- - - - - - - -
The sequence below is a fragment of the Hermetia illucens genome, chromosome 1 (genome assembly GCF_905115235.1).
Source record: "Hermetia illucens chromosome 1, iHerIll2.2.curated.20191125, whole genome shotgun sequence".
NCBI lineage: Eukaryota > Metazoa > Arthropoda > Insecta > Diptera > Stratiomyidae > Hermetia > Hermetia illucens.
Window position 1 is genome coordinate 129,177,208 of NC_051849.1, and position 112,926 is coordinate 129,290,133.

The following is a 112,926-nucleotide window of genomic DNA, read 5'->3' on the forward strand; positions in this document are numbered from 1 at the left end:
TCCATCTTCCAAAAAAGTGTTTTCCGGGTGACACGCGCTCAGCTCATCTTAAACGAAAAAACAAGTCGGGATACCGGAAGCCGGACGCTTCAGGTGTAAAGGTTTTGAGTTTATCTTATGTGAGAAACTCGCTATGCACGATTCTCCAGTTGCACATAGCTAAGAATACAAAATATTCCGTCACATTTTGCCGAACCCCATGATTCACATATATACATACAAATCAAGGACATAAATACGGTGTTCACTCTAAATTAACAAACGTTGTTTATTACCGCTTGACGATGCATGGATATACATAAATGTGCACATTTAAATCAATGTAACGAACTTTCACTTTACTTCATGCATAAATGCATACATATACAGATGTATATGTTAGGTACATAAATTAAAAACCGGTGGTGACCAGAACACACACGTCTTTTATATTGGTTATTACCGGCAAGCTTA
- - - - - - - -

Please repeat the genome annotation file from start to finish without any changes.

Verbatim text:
The sequence below is a fragment of the Hermetia illucens genome, chromosome 1 (genome assembly GCF_905115235.1).
Source record: "Hermetia illucens chromosome 1, iHerIll2.2.curated.20191125, whole genome shotgun sequence".
NCBI lineage: Eukaryota > Metazoa > Arthropoda > Insecta > Diptera > Stratiomyidae > Hermetia > Hermetia illucens.
Window position 1 is genome coordinate 129,177,208 of NC_051849.1, and position 112,926 is coordinate 129,290,133.

The following is a 112,926-nucleotide window of genomic DNA, read 5'->3' on the forward strand; positions in this document are numbered from 1 at the left end:
TCCATCTTCCAAAAAAGTGTTTTCCGGGTGACACGCGCTCAGCTCATCTTAAACGAAAAAACAAGTCGGGATACCGGAAGCCGGACGCTTCAGGTGTAAAGGTTTTGAGTTTATCTTATGTGAGAAACTCGCTATGCACGATTCTCCAGTTGCACATAGCTAAGAATACAAAATATTCCGTCACATTTTGCCGAACCCCATGATTCACATATATACATACAAATCAAGGACATAAATACGGTGTTCACTCTAAATTAACAAACGTTGTTTATTACCGCTTGACGATGCATGGATATACATAAATGTGCACATTTAAATCAATGTAACGAACTTTCACTTTACTTCATGCATAAATGCATACATATACAGATGTATATGTTAGGTACATAAATTAAAAACCGGTGGTGACCAGAACACACACGTCTTTTATATTGGTTATTACCGGCAAGCTTA